The ungainly term “CRomnibus bill” combines two phrases — “Continuing Resolution” and “omnibus bill” — which makes it unfortunately typical of how business is done in Washington these days.
Continuing resolutions are short-term spending measures that maintain a spending status quo, and they have been used in recent years when Congress couldn’t agree on a budget. “Omnibus” bills are comprehensive measures that cover spending throughout the government, and they have been used in recent years when Congress couldn’t pass appropriations bills.
Neither is an ideal way to decide government policies and priorities. And, even apart from any linguistic offenses, the two combined ensure more bad legislation finds its way into law. Consider in depth just one example: a provision to restore FDIC insurance for high-risk trading in derivatives. Sen. Elizabeth Warren, Massachusetts Democrat, opposed that provision and “Warren Democrats” have followed her lead, coming out in opposition to the change.
By removing the Dodd-Frank separation of derivatives trading from federally insured traditional banking, the “CRomnibus” spending bill effectively restores federal insurance for the kind of high-risk derivatives trading that over-leveraged Wall Street and toppled the economy in 2008.
As a matter of policy, indemnifying bankers against losses from high-risk derivatives trading means bankers reap rewards without risk, while taxpayers assume risk without rewards.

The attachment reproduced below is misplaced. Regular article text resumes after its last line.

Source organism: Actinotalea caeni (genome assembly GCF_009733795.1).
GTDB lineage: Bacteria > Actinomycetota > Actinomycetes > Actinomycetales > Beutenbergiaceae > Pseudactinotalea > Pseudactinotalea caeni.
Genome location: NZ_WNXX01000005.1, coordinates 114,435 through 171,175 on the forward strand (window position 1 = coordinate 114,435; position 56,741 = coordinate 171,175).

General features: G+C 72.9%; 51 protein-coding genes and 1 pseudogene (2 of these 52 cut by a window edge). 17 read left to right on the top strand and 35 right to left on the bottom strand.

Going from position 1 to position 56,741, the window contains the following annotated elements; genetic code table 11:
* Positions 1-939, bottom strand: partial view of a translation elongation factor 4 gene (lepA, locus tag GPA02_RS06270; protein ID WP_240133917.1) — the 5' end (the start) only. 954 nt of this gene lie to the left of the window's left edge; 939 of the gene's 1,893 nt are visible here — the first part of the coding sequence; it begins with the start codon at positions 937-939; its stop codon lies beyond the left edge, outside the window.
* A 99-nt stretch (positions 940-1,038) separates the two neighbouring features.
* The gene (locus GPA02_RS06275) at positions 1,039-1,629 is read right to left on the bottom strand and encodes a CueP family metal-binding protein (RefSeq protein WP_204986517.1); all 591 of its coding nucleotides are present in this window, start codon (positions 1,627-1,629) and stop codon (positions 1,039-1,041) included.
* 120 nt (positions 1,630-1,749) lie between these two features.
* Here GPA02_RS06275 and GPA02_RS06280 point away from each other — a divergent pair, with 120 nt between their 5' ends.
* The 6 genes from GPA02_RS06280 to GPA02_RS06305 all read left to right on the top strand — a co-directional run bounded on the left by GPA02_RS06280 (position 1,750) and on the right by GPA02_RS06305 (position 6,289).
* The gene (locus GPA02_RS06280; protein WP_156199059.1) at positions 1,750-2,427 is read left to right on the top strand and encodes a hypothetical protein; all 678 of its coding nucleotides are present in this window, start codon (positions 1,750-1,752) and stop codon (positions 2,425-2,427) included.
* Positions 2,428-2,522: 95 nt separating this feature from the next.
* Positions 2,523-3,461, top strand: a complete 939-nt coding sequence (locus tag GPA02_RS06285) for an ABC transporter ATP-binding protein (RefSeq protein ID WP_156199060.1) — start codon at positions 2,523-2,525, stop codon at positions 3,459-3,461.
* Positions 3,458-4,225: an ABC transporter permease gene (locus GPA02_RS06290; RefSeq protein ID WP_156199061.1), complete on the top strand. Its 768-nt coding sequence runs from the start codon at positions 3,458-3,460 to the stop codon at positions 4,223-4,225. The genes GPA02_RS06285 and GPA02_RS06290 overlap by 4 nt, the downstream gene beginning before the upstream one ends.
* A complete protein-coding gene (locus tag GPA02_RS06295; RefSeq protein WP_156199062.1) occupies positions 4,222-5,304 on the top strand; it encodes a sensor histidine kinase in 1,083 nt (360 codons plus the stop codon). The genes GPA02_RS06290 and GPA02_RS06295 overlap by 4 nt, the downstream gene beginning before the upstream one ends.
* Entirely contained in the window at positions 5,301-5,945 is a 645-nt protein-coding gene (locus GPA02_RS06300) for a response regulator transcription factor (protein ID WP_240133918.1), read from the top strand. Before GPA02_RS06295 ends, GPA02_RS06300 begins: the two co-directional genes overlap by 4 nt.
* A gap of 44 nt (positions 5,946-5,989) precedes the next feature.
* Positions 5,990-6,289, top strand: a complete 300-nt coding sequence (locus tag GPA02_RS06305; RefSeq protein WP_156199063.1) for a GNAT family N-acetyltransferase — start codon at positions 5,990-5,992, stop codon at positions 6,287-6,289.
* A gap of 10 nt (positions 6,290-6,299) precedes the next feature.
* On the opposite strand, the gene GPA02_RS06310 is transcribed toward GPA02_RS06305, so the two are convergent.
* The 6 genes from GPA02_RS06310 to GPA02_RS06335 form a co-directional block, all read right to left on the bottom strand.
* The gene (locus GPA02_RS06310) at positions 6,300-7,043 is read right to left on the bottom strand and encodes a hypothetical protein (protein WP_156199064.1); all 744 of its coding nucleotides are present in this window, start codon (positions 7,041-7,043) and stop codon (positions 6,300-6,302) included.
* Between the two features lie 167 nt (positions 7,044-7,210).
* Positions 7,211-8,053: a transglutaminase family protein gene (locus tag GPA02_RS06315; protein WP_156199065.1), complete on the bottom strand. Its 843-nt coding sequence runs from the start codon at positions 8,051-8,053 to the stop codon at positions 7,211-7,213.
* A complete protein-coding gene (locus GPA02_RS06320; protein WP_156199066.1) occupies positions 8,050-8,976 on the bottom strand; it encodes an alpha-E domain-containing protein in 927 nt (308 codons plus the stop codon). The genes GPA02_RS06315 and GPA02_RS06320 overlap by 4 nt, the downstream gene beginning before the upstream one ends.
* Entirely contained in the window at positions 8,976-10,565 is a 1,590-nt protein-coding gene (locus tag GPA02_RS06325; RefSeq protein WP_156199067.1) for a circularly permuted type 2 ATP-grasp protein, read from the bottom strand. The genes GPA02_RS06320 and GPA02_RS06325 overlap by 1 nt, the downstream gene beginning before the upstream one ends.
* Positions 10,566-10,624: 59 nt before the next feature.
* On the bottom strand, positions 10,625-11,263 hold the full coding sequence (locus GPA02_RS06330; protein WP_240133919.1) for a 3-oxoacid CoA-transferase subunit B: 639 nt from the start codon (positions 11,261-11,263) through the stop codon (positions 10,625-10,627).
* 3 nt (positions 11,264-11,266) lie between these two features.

It essentially would let derivatives traders on Wall Street gamble with taxpayer money and get bailed out by the government when their risky bets threaten to blow up our financial system. In other words: Private profits, socialized losses.
Mrs. Warren aside, this is also the sort of Wall Street / K Street cronyism that animates the spirit of the Tea Party, which was a response to a Washington Republican establishment that spouted conservative rhetoric but governed mostly in service of its own narrow interests.
This is an anti-market, anti-middle class provision due to the following: • By putting taxpayers on the hook for Wall Street losses, it raises the specter of rich-get-richer bail-out, a reverse transfer of wealth upward from middle class, at a time when the left is already exploiting stagnant middle-class wages and growing income inequality to incite class warfare.
• It undermines public confidence in the essential fairness and neutrality of a free market economic order, at a time when job losses to global competition and digitization have already rattled nerves.
• It subsidizes risky trading in derivatives. Subsidize something, and you get more of it. Indemnify losses from risky trading, and you get more risky trading — and, in turn, more losses, more taxpayer-funded bailouts … and then more risky trading, in a vicious circle.
• By insulating wealthy financiers from the costs of failure, it undermines the ethic of personal responsibility. If we ask unwed teenage mothers and young workers straining under student loan debt to take personal responsibility, the least we can do is ask the same of Wall Street bankers.
• By artificially propping up failed enterprise, we interrupt free market feedback circuits and disable capitalism’s immune system, preventing system from learning from error and gaining overall strength from localized weakness. This provision was not only bad policy from the left, but also bad policy from the right. And thus a pluperfect case of something that is indefensible in the light of day but which our governing class tucks in the dead of night into the crevasses of 1,000-page bills.
The left and the right need to come together both against these kinds of provisions but also the way of doing business that allows them